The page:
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Tenants take a hike. Landlords will once again be the major beneficiaries of the city’s updated neighborhood housing services program.

Housing groups–many of which have traditionally focused on tenant organizing–will be doing more landlord assistance if they want to keep their city money. Moreover, some neighborhoods might be shut out of city’s two-and-a-half-year-old Neighborhood Preservation Consultant Program (NPCP) altogether.

“The danger is this is currently the only official program that funds nonprofits to do any sort of housing preservation work and tenant organizing,” said Celia Irvine, policy analyst with the Association for Neighborhood & Housing Development.

If tapped by the city, groups can look forward to getting double the money–about $80,000 per year–they received under the first phase of the program. Currently, NPCP contractors receive about $40,000 a year, a sum that many have argued is too small to do meaningful work. The catch is that far fewer groups will be funded, down from 53 to 30. And organizations in neighborhoods like the Lower East Side and Sunset Park may find themselves frozen out altogether. Officials at the Department of Housing Preservation and Development say this money will be reserved for groups who work in the city’s “most distressed” neighborhoods, which have historically been in areas like northern Manhattan, the South Bronx, southeast Queens and Central Brooklyn. “You are going to have entire neighborhoods where the community groups are gone,” Irvine added.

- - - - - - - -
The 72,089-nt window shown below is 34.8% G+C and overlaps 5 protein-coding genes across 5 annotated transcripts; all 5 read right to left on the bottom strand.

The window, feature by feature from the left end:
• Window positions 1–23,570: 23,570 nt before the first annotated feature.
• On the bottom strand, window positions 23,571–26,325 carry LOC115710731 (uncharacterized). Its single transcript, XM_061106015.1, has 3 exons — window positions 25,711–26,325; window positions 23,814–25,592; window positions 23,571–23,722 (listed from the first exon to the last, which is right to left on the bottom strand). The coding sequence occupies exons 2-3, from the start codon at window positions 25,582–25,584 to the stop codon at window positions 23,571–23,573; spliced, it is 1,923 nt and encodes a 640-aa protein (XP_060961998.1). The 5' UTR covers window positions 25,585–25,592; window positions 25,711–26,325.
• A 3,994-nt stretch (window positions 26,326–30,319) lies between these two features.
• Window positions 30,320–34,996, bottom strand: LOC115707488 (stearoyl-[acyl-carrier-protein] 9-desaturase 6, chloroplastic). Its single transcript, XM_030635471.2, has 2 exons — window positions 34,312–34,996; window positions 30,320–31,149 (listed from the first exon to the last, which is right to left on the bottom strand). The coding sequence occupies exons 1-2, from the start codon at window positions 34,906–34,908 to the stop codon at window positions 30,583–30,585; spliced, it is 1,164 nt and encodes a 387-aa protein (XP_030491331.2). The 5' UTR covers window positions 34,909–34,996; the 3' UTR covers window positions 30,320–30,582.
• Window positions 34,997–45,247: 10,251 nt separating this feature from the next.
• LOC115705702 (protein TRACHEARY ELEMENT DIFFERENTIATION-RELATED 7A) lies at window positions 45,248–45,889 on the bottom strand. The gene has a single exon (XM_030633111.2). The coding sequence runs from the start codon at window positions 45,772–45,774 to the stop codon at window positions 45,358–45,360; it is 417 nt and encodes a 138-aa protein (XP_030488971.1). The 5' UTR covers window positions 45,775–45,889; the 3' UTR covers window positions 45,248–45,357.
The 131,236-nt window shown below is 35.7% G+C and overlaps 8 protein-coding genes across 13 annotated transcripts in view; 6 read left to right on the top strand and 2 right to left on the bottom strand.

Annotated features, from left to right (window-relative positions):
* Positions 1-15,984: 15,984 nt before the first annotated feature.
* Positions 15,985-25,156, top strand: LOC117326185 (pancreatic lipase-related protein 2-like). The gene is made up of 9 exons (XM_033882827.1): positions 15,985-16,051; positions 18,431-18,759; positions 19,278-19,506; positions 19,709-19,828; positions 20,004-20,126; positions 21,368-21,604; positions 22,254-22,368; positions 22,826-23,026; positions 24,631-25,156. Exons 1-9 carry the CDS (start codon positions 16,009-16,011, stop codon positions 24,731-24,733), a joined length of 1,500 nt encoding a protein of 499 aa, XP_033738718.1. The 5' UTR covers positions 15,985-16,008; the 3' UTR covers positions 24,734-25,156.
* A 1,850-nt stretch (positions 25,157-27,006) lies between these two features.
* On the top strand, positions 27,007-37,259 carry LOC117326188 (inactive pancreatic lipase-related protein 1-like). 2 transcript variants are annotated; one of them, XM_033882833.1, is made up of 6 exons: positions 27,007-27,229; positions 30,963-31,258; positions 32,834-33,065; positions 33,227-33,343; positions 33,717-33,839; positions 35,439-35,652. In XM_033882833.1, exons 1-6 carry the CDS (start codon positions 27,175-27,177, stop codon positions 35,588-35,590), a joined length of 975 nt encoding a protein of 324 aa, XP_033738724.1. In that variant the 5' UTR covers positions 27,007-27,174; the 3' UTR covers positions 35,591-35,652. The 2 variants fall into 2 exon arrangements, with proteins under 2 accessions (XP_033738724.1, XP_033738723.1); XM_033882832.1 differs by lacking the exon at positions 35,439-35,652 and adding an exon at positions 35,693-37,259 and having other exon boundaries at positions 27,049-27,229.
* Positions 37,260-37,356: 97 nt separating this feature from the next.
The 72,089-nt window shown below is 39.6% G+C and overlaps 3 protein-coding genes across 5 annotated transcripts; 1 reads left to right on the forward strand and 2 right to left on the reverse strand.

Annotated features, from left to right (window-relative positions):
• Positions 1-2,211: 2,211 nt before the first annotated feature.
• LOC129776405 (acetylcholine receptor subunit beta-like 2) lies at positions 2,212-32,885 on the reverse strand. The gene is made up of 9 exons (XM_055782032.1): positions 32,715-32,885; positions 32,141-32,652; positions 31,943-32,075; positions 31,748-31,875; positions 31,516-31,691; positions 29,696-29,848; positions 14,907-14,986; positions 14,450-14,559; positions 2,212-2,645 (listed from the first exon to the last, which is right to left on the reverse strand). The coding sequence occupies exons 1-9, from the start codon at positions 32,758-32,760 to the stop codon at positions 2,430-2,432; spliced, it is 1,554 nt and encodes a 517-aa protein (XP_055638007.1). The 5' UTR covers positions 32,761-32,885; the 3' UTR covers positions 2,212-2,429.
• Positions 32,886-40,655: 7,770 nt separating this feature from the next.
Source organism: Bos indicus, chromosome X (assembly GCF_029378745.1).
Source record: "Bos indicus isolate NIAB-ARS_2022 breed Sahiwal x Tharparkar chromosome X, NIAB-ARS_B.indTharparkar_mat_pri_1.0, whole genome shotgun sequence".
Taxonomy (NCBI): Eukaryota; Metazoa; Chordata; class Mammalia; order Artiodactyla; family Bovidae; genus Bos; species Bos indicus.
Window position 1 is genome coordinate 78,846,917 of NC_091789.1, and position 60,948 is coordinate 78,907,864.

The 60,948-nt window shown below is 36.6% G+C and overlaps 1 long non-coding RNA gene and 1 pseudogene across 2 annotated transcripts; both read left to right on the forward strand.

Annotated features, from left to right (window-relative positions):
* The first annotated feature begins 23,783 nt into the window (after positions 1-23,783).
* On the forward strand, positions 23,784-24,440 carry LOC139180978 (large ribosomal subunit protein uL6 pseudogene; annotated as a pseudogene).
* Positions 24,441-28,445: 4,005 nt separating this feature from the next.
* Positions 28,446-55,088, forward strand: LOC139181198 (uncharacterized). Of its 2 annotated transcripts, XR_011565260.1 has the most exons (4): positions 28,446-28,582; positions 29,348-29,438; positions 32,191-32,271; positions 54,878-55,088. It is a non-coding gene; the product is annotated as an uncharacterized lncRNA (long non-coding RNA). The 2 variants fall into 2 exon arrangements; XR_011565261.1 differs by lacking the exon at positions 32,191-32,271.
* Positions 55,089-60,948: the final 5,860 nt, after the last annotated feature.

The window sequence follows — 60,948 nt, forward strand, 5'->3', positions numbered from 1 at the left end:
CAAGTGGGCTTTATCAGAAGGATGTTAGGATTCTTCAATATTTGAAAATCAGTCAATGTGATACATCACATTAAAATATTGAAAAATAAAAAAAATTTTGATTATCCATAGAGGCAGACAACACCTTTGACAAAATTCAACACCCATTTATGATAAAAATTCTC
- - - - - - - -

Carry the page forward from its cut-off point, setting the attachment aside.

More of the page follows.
An analysis of the first two years of the program, published this month by the Community Service Society, noted that HPD’s emphasis on helping landlords is good in neighborhoods where smaller, less experienced owners are prevalent. But in neighborhoods dominated by professional owners, tenant organizing is likely to produce better results.

Additionally, real estate speculators are eyeing neighborhoods all over the city, organizers say. Concentrating on places like Harlem may leave low-income neighborhoods like Sunset Park vulnerable to a wave of landlords who over-leverage themselves to buy distressed buildings, says Lisa Grist, executive director of Neighbors Helping Neighbors. That’s a recipe for abandonment–and those neighborhoods aren’t likely to have NPCP groups to help them out, she says. “We now have a combination of factors that, in worse times, could lead to some real problems,” she warns.

But a senior HPD official tells City Limits that the best strategy is to focus on where the problems are now and make changes as they are needed. “A lot of things are being refined,” the source said. “It’s a work in progress.”

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